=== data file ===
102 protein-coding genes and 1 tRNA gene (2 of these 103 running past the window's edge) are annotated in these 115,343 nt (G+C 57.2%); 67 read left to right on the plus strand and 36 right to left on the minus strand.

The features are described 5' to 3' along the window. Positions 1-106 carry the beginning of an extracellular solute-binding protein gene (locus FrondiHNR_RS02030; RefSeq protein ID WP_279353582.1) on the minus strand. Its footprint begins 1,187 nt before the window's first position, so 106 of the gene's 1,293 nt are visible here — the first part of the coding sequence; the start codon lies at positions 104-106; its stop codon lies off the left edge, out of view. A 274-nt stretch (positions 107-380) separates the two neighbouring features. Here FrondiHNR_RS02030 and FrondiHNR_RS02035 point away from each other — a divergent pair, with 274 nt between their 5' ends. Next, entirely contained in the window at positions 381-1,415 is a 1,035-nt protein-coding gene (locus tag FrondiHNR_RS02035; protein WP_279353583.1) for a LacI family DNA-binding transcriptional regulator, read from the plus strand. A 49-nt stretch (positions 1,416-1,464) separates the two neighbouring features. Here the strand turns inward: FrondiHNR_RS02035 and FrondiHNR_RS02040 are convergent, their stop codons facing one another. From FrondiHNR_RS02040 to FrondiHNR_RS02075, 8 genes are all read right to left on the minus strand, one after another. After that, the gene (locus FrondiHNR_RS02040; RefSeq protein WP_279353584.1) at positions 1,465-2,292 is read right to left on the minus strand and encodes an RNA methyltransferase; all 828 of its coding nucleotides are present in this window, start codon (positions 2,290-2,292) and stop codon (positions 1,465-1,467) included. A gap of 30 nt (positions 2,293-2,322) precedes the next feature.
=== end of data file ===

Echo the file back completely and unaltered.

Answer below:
102 protein-coding genes and 1 tRNA gene (2 of these 103 running past the window's edge) are annotated in these 115,343 nt (G+C 57.2%); 67 read left to right on the plus strand and 36 right to left on the minus strand.

The features are described 5' to 3' along the window. Positions 1-106 carry the beginning of an extracellular solute-binding protein gene (locus FrondiHNR_RS02030; RefSeq protein ID WP_279353582.1) on the minus strand. Its footprint begins 1,187 nt before the window's first position, so 106 of the gene's 1,293 nt are visible here — the first part of the coding sequence; the start codon lies at positions 104-106; its stop codon lies off the left edge, out of view. A 274-nt stretch (positions 107-380) separates the two neighbouring features. Here FrondiHNR_RS02030 and FrondiHNR_RS02035 point away from each other — a divergent pair, with 274 nt between their 5' ends. Next, entirely contained in the window at positions 381-1,415 is a 1,035-nt protein-coding gene (locus tag FrondiHNR_RS02035; protein WP_279353583.1) for a LacI family DNA-binding transcriptional regulator, read from the plus strand. A 49-nt stretch (positions 1,416-1,464) separates the two neighbouring features. Here the strand turns inward: FrondiHNR_RS02035 and FrondiHNR_RS02040 are convergent, their stop codons facing one another. From FrondiHNR_RS02040 to FrondiHNR_RS02075, 8 genes are all read right to left on the minus strand, one after another. After that, the gene (locus FrondiHNR_RS02040; RefSeq protein WP_279353584.1) at positions 1,465-2,292 is read right to left on the minus strand and encodes an RNA methyltransferase; all 828 of its coding nucleotides are present in this window, start codon (positions 2,290-2,292) and stop codon (positions 1,465-1,467) included. A gap of 30 nt (positions 2,293-2,322) precedes the next feature.